Farmers fear loss of maize to fall armyworm
- Experts say insects came to stay for a long period
Covering the majority of Africa in the last 12 months, the Fall Armyworm (FAW), is feared to have spread fast infesting major crops, mostly maize. In the worst case this year, farmers could lose up to half of their crops, The Reporter has learnt.
The uninterrupted spread of the insect in Ethiopia was first noticed around April in the Southern Regional State. Then from the period of April to August, intensities of the plague have been further identified by agricultural extension experts and farmers. Since then, the Fall Armyworm has made Ethiopia its home and it is feared to adversely affect some 10 million smallholder farmers who cultivate maize for a living.
During an interview with The Reporter on Wednesday, Ian Chesterman, chief of party with Feed the Future Ethiopia Value Chain Activity, a program among others the USAID oversees in the country said that, Oromia, Amhara and Tigray regional states have also been affected since August and September 2017. Hence, the rapid infestation and spread of the Fall Armyworm is likely to endanger farmers, as the experiences in West Africa show similar trends. Within the second year of its infestation in Ghana, FAW has spread to 70 percent of the crops and caused some 40 percent losses in crop yields. According to Chesterman, that is a critical warning to Ethiopia.
“The highest level of infestations was seen in the Southern Regional State last year. Figures quoted are around 30 percent of maize crops”, Chesterman said. That figure in Oromia, while at full extent of the infestation, was reported to be at 25 percent and in the Amhara Regional State, it is reported to be at 20 percent, while in Tigray, it is at 12 percent, Chesterman said.
According a report that was released by the Ministry of Agriculture and Natural Resources last year, the widespread of FAW has reached Gambella and Benishangul Gumuz regional states, and out of the 1.1 million hectares of farms covered with maize, close to 150,000 hectares have so far been affected.
Furthermore, Chesterman said that the insect came to stay and won’t go away anytime soon. “Most people in the country thought that the pest was coming as a tourist but now they realize that it’s a citizen. It came here to stay and is now a new permanent pest in Ethiopia,” he said.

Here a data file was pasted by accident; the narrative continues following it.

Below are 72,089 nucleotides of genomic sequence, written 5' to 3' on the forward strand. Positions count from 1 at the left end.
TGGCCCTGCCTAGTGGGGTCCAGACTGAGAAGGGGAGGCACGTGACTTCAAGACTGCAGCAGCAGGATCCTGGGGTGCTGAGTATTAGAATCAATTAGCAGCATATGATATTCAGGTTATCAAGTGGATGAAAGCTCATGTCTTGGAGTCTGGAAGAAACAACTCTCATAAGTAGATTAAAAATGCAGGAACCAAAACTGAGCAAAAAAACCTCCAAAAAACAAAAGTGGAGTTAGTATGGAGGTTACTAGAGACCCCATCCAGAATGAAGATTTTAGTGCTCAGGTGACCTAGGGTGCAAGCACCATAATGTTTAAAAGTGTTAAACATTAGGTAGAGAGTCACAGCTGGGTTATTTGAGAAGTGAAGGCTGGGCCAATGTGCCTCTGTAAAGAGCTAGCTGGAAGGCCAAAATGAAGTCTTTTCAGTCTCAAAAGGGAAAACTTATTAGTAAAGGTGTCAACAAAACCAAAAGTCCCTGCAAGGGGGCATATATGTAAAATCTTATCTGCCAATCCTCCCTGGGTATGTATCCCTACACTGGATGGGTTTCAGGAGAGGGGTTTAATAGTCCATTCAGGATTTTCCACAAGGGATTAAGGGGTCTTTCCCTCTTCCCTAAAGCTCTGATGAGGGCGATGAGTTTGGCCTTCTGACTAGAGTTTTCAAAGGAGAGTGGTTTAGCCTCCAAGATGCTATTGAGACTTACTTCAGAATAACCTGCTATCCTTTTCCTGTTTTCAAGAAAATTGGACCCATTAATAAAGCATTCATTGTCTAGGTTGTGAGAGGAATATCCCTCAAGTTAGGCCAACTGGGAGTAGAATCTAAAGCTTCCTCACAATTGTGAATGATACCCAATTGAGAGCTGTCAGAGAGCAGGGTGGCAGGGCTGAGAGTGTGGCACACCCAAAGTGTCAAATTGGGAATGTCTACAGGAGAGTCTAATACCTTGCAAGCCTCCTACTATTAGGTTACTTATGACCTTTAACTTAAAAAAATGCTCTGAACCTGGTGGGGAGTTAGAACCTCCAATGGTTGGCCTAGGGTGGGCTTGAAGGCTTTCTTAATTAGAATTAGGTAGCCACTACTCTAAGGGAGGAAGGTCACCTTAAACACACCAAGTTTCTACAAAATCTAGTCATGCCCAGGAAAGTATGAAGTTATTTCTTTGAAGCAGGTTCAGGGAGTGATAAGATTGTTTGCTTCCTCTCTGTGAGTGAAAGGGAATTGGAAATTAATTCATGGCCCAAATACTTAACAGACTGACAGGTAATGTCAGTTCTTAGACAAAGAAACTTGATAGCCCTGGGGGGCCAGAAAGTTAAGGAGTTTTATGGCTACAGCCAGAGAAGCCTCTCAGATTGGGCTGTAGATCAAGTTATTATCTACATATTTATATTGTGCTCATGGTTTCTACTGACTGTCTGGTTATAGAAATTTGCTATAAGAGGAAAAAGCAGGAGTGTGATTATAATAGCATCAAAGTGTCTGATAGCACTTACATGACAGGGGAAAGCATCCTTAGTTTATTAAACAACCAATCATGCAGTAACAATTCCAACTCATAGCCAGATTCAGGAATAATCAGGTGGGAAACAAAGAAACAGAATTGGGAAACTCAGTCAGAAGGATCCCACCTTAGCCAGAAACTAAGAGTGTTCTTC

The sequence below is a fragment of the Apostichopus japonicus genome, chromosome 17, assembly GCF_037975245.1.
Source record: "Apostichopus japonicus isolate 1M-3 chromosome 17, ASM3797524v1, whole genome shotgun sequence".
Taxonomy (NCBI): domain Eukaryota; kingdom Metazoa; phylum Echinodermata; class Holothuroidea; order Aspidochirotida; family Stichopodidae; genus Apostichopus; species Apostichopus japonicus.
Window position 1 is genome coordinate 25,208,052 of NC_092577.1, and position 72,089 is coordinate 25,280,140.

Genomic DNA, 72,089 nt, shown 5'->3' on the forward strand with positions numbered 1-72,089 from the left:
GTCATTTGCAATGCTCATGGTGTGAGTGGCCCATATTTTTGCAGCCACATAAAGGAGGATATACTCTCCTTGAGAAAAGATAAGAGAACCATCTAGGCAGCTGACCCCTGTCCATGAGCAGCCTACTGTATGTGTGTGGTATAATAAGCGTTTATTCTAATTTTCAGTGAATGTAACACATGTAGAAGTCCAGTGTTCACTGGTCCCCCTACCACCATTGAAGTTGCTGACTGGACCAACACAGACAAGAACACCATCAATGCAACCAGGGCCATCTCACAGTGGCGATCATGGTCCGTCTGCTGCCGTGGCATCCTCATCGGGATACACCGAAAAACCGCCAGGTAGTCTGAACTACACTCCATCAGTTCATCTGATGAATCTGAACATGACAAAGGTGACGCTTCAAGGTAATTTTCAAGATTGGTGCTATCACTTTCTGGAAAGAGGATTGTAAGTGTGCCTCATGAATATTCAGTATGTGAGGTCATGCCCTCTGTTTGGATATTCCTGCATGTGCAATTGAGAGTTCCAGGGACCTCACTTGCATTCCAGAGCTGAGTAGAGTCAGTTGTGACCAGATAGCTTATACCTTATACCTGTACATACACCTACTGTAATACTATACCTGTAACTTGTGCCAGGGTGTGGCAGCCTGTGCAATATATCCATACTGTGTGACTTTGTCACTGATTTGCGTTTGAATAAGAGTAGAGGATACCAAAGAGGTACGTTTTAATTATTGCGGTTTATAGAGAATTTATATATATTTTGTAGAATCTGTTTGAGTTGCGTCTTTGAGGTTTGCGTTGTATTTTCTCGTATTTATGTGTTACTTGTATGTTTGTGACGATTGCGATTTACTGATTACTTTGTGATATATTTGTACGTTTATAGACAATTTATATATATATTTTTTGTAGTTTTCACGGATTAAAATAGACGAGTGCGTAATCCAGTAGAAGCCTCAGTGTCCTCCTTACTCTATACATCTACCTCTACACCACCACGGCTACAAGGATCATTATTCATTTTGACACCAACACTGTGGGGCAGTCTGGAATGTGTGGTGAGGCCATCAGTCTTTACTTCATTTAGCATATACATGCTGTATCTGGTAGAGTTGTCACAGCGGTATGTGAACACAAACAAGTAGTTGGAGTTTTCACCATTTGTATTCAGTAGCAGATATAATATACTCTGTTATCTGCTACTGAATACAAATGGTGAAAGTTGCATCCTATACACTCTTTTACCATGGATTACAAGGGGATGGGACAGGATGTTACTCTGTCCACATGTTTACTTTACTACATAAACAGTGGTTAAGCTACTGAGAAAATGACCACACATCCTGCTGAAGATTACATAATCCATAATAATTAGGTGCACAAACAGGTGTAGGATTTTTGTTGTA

Despite the efforts, coping with the spread of infestations last year, there is a growing fear that it will intensify this year. According to Chesterman, his team and other organizations have concerns over the rapid infestation of the insect. Irrigated crops among others will have a very high level of infestation this year. “In some cases, we are seeing 50 to 60 percent infestation and serious damage on irrigated crops,” Chesterman said.
However, that may not hold true for the entire crop seasons, as Chesterman pointed out that there are natural mechanisms such as African armyworm, heavy rains and handpicking help deter the spread of the insect during the main crop season.
However, it is yet to be projected as to how much crops and how many farms could be affected, since monitoring systems in the country are very poor to predict such outcomes. The likes of Chesterman argue that lack of accurate information on economic damages for last year are not yet determined.
Chesterman recommends two effective approaches while coping with the insect. First approached is early warning preventive system. Farmers need to practice good agricultural practices. Poor plantations, low quality seeds, lack of fertilizers, bad soil management, lots of gaps in the farm fields require serious attention. Second approach is an Integrated Pest Management and timely application of pesticides.
Last year, the National Disaster Risk Management Commission reported that 7.8 million people were in need of emergency food assistance and this basic necessity is feared to be exacerbated by the infestation of FAW. Back in March, similar outbreaks of FAW have been reported in Kenya, the Democratic Republic of Congo (DRC), Uganda, Malawi, Rwanda, Botswana, Ghana, Namibia, South Africa, Swaziland, Zambia, and Zimbabwe. A UN crisis report indicated that some 330,000 hectares of maize have been infested, so far.
This week the US embassy in Addis Ababa distributed a scientific guide on FAW management in a document, in which, projections have been quoted to show if proper control measures are not implemented, the pest could cause extensive loss to maize yield. This is estimated to be between USD 3.6 billion and USD 6.2 billion per year across the 12 major African maize producing countries including Ethiopia.